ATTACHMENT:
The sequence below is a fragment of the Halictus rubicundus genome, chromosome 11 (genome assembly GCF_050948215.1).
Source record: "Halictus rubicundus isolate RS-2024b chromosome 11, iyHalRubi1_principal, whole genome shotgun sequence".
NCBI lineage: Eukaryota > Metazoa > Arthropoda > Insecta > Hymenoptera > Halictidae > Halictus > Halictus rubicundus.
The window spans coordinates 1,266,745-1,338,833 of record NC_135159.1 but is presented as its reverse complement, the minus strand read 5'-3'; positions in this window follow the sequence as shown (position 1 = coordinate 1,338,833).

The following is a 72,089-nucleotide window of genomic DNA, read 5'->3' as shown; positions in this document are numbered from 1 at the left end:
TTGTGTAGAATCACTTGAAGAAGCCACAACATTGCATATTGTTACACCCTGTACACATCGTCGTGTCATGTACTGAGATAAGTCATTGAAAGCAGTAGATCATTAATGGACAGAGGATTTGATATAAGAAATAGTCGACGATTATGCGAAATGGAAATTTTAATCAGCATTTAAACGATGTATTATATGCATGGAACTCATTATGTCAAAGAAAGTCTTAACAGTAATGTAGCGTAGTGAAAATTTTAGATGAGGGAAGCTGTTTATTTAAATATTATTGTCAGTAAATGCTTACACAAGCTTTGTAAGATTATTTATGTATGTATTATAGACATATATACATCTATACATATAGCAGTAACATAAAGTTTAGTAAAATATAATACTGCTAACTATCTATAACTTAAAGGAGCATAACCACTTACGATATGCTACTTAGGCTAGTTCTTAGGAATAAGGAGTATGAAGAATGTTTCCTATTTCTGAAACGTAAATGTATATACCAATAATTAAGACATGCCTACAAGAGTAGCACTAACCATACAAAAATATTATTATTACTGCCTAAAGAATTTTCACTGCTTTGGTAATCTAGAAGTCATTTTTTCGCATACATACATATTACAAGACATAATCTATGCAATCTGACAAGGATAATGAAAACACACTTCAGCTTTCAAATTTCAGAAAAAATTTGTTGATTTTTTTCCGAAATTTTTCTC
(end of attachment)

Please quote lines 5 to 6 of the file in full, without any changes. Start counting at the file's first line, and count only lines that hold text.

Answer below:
The following is a 72,089-nucleotide window of genomic DNA, read 5'->3' as shown; positions in this document are numbered from 1 at the left end:
TTGTGTAGAATCACTTGAAGAAGCCACAACATTGCATATTGTTACACCCTGTACACATCGTCGTGTCATGTACTGAGATAAGTCATTGAAAGCAGTAGATCATTAATGGACAGAGGATTTGATATAAGAAATAGTCGACGATTATGCGAAATGGAAATTTTAATCAGCATTTAAACGATGTATTATATGCATGGAACTCATTATGTCAAAGAAAGTCTTAACAGTAATGTAGCGTAGTGAAAATTTTAGATGAGGGAAGCTGTTTATTTAAATATTATTGTCAGTAAATGCTTACACAAGCTTTGTAAGATTATTTATGTATGTATTATAGACATATATACATCTATACATATAGCAGTAACATAAAGTTTAGTAAAATATAATACTGCTAACTATCTATAACTTAAAGGAGCATAACCACTTACGATATGCTACTTAGGCTAGTTCTTAGGAATAAGGAGTATGAAGAATGTTTCCTATTTCTGAAACGTAAATGTATATACCAATAATTAAGACATGCCTACAAGAGTAGCACTAACCATACAAAAATATTATTATTACTGCCTAAAGAATTTTCACTGCTTTGGTAATCTAGAAGTCATTTTTTCGCATACATACATATTACAAGACATAATCTATGCAATCTGACAAGGATAATGAAAACACACTTCAGCTTTCAAATTTCAGAAAAAATTTGTTGATTTTTTTCCGAAATTTTTCTC